IE9 too little, too late, claims Mozilla developer


Microsoft may still be celebrating setting the release candidate of IE9 free, but one developer has suggested the browser is two years late and lacks modern functionality.

Paul Rouget, a technical evangelist for rival firm Mozilla, claimed that the answer to whether IE9 is a modern browser is a big, fat 'no.'

"IE9 is definitely better than IE8 and a step in the right direction, but I don't believe it to be a truly modern browser, and let me tell you why," Rouget said in a blog post, going on to refute Microsoft's HTML5 support claims.

"Does IE9 support 99 per cent of the HTML5 specification as insinuated by Microsoft? No, they're actually pretty far from it," he said.

"The tests Microsoft are referring to are the ones they created during the development of IE9. It's not that surprising that they pass the very tests they used to design and develop the browser - we score pretty well against our own unit-tests as well. The primary use case for these tests, however, is to spot regressions and validate code changes. In other words: the tests ensure that future changes don't break the things you just built. They don't actually test all elements of a specific standard."

In real world tests conducted by Rouget, Firefox came out on top of IE9 in a couple of areas.

When it came to web standards compatibility - as tested using - Firefox 4 led with 87 per cent, with IE9 trailing on just 61 per cent.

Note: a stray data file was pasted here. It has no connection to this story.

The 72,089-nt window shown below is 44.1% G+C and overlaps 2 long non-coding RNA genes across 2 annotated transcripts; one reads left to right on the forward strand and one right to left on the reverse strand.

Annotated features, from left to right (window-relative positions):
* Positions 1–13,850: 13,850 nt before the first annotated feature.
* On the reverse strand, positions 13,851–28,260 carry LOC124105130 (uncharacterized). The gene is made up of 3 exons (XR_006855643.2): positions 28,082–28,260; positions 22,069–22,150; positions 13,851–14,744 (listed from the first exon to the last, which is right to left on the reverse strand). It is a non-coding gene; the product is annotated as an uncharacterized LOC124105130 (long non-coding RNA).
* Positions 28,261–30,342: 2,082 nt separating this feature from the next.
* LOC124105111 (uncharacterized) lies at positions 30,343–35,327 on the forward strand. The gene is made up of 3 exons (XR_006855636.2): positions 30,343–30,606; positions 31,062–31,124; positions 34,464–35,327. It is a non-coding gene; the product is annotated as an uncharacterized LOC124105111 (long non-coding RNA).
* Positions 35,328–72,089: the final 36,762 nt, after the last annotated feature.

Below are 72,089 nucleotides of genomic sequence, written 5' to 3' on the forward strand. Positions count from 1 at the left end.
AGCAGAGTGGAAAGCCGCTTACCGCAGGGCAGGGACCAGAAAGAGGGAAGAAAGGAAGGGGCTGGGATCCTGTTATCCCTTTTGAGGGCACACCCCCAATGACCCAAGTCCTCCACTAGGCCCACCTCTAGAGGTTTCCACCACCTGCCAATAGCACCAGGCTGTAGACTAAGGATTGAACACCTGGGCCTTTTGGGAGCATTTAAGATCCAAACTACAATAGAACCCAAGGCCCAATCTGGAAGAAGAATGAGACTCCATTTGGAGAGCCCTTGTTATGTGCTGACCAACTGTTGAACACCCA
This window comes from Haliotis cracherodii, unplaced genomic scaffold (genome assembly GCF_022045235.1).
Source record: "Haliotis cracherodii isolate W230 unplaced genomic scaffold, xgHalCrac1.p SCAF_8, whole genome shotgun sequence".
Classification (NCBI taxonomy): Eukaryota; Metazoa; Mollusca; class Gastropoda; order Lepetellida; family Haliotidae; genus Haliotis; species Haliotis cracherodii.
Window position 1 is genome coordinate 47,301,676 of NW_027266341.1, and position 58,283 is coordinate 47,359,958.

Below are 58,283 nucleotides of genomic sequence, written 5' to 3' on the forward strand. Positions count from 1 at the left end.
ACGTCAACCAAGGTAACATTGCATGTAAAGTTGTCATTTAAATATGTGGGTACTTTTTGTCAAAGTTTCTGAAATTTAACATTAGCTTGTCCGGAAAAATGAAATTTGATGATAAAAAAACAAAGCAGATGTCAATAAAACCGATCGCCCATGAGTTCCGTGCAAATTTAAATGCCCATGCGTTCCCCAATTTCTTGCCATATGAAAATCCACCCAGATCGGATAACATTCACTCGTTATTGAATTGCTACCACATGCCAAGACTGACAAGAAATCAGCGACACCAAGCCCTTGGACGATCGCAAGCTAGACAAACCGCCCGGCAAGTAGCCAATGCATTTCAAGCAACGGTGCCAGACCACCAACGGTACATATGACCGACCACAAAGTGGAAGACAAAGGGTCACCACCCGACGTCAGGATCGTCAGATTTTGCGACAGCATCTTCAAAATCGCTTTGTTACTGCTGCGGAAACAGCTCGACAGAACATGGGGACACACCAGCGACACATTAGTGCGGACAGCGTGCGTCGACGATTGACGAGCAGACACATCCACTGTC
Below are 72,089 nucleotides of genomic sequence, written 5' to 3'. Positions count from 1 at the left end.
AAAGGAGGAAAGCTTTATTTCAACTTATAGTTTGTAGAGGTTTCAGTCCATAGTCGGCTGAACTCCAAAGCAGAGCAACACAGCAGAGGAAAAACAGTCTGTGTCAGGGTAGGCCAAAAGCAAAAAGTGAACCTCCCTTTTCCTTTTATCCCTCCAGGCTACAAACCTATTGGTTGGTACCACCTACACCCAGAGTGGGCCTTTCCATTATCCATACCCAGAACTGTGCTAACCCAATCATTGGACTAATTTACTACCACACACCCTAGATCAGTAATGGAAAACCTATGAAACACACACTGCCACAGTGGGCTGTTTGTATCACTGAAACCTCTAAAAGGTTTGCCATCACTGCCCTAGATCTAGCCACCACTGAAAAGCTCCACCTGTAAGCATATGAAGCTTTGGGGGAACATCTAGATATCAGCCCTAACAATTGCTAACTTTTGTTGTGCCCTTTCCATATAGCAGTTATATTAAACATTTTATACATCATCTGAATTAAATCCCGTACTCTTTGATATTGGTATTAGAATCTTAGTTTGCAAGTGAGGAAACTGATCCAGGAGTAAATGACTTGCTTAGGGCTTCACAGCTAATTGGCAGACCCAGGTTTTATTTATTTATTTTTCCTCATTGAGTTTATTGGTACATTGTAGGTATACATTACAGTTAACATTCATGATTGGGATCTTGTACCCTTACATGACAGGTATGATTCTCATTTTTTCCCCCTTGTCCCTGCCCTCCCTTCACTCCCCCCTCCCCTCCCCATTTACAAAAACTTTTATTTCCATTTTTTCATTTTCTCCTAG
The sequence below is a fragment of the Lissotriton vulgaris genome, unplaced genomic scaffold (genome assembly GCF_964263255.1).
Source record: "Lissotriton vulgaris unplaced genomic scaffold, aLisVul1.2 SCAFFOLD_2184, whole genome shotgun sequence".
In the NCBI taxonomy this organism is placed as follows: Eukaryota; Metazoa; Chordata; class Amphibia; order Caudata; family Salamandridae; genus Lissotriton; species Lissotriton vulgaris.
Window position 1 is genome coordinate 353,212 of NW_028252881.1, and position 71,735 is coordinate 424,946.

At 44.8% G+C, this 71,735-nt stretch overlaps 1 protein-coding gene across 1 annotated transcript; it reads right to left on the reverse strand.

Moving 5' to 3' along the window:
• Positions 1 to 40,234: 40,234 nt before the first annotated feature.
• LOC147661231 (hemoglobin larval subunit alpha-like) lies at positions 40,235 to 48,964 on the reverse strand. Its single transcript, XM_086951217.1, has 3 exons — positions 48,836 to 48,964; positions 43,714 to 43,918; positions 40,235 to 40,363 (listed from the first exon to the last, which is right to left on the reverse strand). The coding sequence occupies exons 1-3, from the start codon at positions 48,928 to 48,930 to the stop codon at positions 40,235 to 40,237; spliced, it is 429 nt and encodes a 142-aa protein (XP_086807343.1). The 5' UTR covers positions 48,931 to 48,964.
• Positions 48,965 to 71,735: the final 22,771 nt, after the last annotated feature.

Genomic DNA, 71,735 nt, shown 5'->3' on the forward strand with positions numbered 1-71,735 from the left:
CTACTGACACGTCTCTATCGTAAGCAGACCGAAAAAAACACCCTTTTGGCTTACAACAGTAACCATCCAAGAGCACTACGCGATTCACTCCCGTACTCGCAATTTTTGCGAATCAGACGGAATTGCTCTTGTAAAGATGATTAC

For HTML5 compatibility - in the HTML5 Test - the results were 255 and 130 for Firefox 4 and IE9 respectively. Interestingly, Safari scored 233 (and six bonus points) using this methodology.

Maggie Holland

Maggie has been a journalist since 1999, starting her career as an editorial assistant on then-weekly magazine Computing, before working her way up to senior reporter level. In 2006, just weeks before ITPro was launched, Maggie joined Dennis Publishing as a reporter. Having worked her way up to editor of ITPro, she was appointed group editor of CloudPro and ITPro in April 2012. She became the editorial director and took responsibility for ChannelPro, in 2016.

Her areas of particular interest, aside from cloud, include management and C-level issues, the business value of technology, green and environmental issues and careers to name but a few.